How to Stream the 2018 World Cup

Forget your Super Bowls, your NBA championships and even your WrestleManias. The sporting event that brings the entire globe to a standstill is the FIFA World Cup. Now that the 32-nation tournament has gotten the ball rolling in Russia, you won't have to miss a single match or memorable moment, thanks to streaming.

Here in the U.S., we have a couple of options to satisfy our soccer jones (or get our football fix, if you're more internationally minded). With the 2018 World Cup about to get underway, here's what you need to know about staying on top of every goal, kick and yellow card from your phone, tablet or set-top box.

When does the World Cup start?

The first match between host Russia and Saudi Arabia began today (June 14). It's the only match on opening day, but tomorrow, get ready for a steady stream of games, beginning with Egypt vs. Uruguay at 8 a.m. EDT. The group stage — in which the four teams that make up one of the eight World Cup groups face off against one another — runs through June 28, with at least three matches every day.

From there, the knockout stages begin on June 30, with the final in Moscow taking place Sunday (July 15) at 11 a.m. EDT.

Because this year's World Cup is taking place in Russia, expect some early kickoff times, particularly if you're on the West Coast. During the group stages, most match days feature kickoff times of 8 a.m., 11 a.m. and 2 p.m. EDT. Knockout-stage games take place at 10 a.m. and 2 p.m. EDT, with the semifinal matches scheduled for 2 p.m. EDT  on July 10 and July 11.

Which channels are the World Cup on?

Fox has the exclusive English-language rights to the World Cup. Coverage will appear on both the Fox broadcast network as well as the company's FS1 pay-cable channel. has a schedule of which matches will air on which channel, and you can even set reminders if there's a particular game you want to see.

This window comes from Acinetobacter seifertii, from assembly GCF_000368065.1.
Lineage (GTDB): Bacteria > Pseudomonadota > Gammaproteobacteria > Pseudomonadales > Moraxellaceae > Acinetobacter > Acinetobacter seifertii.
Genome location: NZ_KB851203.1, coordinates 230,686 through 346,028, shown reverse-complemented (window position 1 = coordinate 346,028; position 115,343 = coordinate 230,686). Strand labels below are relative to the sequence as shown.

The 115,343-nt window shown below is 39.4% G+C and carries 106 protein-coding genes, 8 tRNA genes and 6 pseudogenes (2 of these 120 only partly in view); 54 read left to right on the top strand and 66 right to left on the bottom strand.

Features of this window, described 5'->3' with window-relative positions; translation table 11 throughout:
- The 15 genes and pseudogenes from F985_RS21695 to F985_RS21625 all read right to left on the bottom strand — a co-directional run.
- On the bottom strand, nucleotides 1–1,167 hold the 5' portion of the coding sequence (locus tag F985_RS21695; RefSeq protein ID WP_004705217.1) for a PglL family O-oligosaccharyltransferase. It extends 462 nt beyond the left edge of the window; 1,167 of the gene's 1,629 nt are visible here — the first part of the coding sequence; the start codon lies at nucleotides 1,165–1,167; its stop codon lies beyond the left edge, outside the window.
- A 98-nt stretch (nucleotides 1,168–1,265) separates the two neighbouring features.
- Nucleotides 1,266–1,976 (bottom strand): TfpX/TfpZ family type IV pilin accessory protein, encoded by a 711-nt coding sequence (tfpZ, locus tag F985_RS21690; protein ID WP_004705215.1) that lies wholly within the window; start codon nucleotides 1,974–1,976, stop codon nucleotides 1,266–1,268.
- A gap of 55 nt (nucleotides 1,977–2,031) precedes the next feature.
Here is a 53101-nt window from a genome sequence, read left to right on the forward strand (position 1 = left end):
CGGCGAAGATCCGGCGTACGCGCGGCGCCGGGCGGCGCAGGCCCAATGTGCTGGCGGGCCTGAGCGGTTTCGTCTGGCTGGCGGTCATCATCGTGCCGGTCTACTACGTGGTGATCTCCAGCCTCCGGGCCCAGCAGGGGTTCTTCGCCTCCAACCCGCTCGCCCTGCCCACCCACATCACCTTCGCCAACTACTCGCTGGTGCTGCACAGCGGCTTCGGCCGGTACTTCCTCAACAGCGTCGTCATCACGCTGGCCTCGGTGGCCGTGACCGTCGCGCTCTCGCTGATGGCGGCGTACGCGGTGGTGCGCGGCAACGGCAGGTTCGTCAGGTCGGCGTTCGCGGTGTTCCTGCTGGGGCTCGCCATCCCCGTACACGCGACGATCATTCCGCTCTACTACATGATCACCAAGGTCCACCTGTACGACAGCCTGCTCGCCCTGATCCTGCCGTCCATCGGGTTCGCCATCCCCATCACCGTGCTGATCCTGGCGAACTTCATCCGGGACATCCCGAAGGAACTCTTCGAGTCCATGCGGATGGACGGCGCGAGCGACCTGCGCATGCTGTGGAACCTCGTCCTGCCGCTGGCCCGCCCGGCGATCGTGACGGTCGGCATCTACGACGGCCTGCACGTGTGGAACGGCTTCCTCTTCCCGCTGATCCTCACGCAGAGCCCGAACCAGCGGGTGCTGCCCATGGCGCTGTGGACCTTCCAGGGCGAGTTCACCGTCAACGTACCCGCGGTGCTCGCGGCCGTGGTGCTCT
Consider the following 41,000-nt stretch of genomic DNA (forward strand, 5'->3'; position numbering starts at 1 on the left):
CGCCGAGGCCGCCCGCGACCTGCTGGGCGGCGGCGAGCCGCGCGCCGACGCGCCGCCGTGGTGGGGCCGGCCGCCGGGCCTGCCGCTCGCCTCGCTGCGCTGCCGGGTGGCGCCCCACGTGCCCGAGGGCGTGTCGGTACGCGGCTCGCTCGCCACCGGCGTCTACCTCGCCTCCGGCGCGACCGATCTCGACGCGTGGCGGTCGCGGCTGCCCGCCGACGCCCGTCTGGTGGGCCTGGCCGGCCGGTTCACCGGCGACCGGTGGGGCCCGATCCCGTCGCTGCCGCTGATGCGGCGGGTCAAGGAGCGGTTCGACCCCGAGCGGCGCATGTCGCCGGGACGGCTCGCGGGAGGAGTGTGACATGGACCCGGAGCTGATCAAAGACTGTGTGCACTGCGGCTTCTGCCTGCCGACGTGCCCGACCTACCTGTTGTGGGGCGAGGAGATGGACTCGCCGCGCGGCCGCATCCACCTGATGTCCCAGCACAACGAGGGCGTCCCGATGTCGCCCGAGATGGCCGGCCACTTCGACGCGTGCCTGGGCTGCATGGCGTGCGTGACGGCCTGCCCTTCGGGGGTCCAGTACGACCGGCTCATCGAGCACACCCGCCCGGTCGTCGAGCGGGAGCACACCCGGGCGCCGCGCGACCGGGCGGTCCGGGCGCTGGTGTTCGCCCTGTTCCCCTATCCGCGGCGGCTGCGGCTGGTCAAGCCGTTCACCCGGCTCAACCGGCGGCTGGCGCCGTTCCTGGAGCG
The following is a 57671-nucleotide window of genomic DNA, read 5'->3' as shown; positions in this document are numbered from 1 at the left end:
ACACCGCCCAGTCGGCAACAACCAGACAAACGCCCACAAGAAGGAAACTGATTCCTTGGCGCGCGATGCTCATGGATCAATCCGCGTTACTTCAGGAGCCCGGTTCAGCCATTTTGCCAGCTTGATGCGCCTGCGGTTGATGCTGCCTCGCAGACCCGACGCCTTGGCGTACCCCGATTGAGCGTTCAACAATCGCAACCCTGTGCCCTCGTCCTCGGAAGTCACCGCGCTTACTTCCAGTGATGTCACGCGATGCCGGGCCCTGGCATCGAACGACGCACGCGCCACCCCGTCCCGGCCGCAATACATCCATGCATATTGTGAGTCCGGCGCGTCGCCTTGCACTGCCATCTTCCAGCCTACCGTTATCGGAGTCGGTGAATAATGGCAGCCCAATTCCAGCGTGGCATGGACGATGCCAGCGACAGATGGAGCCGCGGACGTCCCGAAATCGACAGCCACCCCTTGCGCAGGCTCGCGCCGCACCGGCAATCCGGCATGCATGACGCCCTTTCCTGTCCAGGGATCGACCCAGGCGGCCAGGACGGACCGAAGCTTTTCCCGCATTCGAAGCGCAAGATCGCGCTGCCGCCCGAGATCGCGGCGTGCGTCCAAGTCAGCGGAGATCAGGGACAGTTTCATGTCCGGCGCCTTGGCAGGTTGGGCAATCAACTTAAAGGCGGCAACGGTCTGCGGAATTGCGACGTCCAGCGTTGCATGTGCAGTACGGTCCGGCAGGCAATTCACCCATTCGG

Spanish-speaking viewers — or just sports fans who like very enthusiastic Goooooooooool! calls from announcers — can watch the tournament on Telemundo. The Spanish-language network will televise almost every match, save for eight group-stage matches that will be farmed out to sister channel NBC Universo.

Which apps should I use?

You'll find Fox's coverage on its Fox Sports Go app, which is available on Android, iOS, Amazon and Windows. It's also available on streaming boxes, including Apple TV, Chromecast, Roku, Fire TV, Xbox and Android TV. Note that you'll need to sign in with your cable provider, so this isn't an option for cord-cutters.

Telemundo's games can be found on the Telemundo Deportes En Vivo app (Android, iOS) as well as on NBC Sports (Android, iOS), since Telemundo and NBC are part of the same happy Comcast family.

Both broadcasters are taking the matches to virtual reality as well. All 64 matches will be available through the Fox Sports VR app (Android, iOS), which promises to let you watch the match from a virtual in-stadium suite alongside friends and other fans. The Telemundo Deportes VR app promises a similar experience, along with 360-degree content from the opening and closing ceremonies of the tournament.

Just as Russia and Saudi Arabia were getting things underway, Oculus announced that viewers will be able to watch Fox's coverage of select matches for free in its new Oculus Venues app. The first match kicks off June 17 at 11 a.m. EDT when Mexico takes on Germany. Three other matches will be available in Oculus Venues: Portugal-Morocco on June 20, Brazil-Costa Rica on June 22 and England-Panama on June 24. Venues is available on Oculus Go and Gear VR.

What streaming services are offering the World Cup?